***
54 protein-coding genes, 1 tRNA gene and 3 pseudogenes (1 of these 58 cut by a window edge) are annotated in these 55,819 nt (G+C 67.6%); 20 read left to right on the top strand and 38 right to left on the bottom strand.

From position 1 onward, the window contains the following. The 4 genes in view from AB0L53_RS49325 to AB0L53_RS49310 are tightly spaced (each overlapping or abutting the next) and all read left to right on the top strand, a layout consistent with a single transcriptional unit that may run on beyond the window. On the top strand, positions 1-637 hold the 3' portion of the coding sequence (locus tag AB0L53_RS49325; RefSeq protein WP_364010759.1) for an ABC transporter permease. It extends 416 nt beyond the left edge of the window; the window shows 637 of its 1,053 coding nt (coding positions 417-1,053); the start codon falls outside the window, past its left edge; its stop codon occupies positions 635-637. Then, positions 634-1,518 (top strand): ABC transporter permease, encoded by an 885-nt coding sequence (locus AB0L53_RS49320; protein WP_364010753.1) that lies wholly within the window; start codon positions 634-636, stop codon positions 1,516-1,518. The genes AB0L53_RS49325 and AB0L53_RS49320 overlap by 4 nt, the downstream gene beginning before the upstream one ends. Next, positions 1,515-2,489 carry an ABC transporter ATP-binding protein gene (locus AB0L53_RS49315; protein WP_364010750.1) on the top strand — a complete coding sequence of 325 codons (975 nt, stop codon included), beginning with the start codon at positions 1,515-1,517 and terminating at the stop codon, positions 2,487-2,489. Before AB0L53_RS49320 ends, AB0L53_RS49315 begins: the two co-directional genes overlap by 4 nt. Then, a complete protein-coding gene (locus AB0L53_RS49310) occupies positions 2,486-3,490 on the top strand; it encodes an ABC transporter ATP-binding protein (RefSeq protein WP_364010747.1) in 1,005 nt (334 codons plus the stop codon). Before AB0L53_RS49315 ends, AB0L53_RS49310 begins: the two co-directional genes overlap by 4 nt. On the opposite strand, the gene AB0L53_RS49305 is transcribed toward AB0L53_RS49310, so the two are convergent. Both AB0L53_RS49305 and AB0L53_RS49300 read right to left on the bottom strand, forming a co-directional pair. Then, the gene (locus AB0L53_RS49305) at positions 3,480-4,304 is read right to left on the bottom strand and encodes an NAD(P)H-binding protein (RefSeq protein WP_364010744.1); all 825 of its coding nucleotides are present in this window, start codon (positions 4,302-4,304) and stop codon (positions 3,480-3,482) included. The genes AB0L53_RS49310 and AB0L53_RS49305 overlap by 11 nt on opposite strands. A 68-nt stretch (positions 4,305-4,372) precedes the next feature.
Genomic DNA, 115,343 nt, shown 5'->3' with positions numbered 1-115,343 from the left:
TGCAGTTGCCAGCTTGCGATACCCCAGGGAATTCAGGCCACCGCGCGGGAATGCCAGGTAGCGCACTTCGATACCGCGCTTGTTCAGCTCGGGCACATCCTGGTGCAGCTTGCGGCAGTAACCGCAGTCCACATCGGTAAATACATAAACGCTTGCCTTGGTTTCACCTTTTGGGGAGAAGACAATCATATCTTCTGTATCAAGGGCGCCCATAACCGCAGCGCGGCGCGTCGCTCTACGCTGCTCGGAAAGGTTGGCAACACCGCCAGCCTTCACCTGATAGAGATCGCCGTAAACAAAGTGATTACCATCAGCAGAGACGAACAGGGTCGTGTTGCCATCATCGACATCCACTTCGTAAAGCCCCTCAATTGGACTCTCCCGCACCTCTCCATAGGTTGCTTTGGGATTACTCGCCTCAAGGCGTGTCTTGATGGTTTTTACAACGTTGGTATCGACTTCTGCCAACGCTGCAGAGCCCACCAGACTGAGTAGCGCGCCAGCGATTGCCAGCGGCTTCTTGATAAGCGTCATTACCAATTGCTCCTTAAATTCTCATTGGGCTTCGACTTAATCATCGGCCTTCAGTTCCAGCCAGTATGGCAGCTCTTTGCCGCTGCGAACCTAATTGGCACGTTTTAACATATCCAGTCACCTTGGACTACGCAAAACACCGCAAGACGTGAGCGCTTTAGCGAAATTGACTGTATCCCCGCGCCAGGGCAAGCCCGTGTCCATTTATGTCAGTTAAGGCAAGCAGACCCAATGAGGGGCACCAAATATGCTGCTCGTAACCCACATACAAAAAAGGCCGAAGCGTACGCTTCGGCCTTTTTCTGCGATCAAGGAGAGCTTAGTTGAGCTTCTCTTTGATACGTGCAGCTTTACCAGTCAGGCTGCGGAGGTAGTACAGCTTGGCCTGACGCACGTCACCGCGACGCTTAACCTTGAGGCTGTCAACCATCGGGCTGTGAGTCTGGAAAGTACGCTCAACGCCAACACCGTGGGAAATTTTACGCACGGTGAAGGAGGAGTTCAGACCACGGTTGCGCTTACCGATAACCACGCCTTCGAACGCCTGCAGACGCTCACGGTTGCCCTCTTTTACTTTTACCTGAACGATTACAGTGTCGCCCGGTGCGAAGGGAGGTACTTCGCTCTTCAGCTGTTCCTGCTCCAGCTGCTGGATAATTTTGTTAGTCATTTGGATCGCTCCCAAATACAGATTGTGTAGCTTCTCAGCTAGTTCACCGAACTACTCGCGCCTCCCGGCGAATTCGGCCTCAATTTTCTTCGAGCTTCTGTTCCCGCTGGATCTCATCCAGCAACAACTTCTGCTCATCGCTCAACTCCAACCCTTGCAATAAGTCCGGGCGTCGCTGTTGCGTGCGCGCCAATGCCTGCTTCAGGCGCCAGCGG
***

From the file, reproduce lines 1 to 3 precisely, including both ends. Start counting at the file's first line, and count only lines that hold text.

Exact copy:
54 protein-coding genes, 1 tRNA gene and 3 pseudogenes (1 of these 58 cut by a window edge) are annotated in these 55,819 nt (G+C 67.6%); 20 read left to right on the top strand and 38 right to left on the bottom strand.

From position 1 onward, the window contains the following. The 4 genes in view from AB0L53_RS49325 to AB0L53_RS49310 are tightly spaced (each overlapping or abutting the next) and all read left to right on the top strand, a layout consistent with a single transcriptional unit that may run on beyond the window. On the top strand, positions 1-637 hold the 3' portion of the coding sequence (locus tag AB0L53_RS49325; RefSeq protein WP_364010759.1) for an ABC transporter permease. It extends 416 nt beyond the left edge of the window; the window shows 637 of its 1,053 coding nt (coding positions 417-1,053); the start codon falls outside the window, past its left edge; its stop codon occupies positions 635-637. Then, positions 634-1,518 (top strand): ABC transporter permease, encoded by an 885-nt coding sequence (locus AB0L53_RS49320; protein WP_364010753.1) that lies wholly within the window; start codon positions 634-636, stop codon positions 1,516-1,518. The genes AB0L53_RS49325 and AB0L53_RS49320 overlap by 4 nt, the downstream gene beginning before the upstream one ends. Next, positions 1,515-2,489 carry an ABC transporter ATP-binding protein gene (locus AB0L53_RS49315; protein WP_364010750.1) on the top strand — a complete coding sequence of 325 codons (975 nt, stop codon included), beginning with the start codon at positions 1,515-1,517 and terminating at the stop codon, positions 2,487-2,489. Before AB0L53_RS49320 ends, AB0L53_RS49315 begins: the two co-directional genes overlap by 4 nt. Then, a complete protein-coding gene (locus AB0L53_RS49310) occupies positions 2,486-3,490 on the top strand; it encodes an ABC transporter ATP-binding protein (RefSeq protein WP_364010747.1) in 1,005 nt (334 codons plus the stop codon). Before AB0L53_RS49315 ends, AB0L53_RS49310 begins: the two co-directional genes overlap by 4 nt. On the opposite strand, the gene AB0L53_RS49305 is transcribed toward AB0L53_RS49310, so the two are convergent. Both AB0L53_RS49305 and AB0L53_RS49300 read right to left on the bottom strand, forming a co-directional pair. Then, the gene (locus AB0L53_RS49305) at positions 3,480-4,304 is read right to left on the bottom strand and encodes an NAD(P)H-binding protein (RefSeq protein WP_364010744.1); all 825 of its coding nucleotides are present in this window, start codon (positions 4,302-4,304) and stop codon (positions 3,480-3,482) included. The genes AB0L53_RS49310 and AB0L53_RS49305 overlap by 11 nt on opposite strands. A 68-nt stretch (positions 4,305-4,372) precedes the next feature.
Genomic DNA, 115,343 nt, shown 5'->3' with positions numbered 1-115,343 from the left: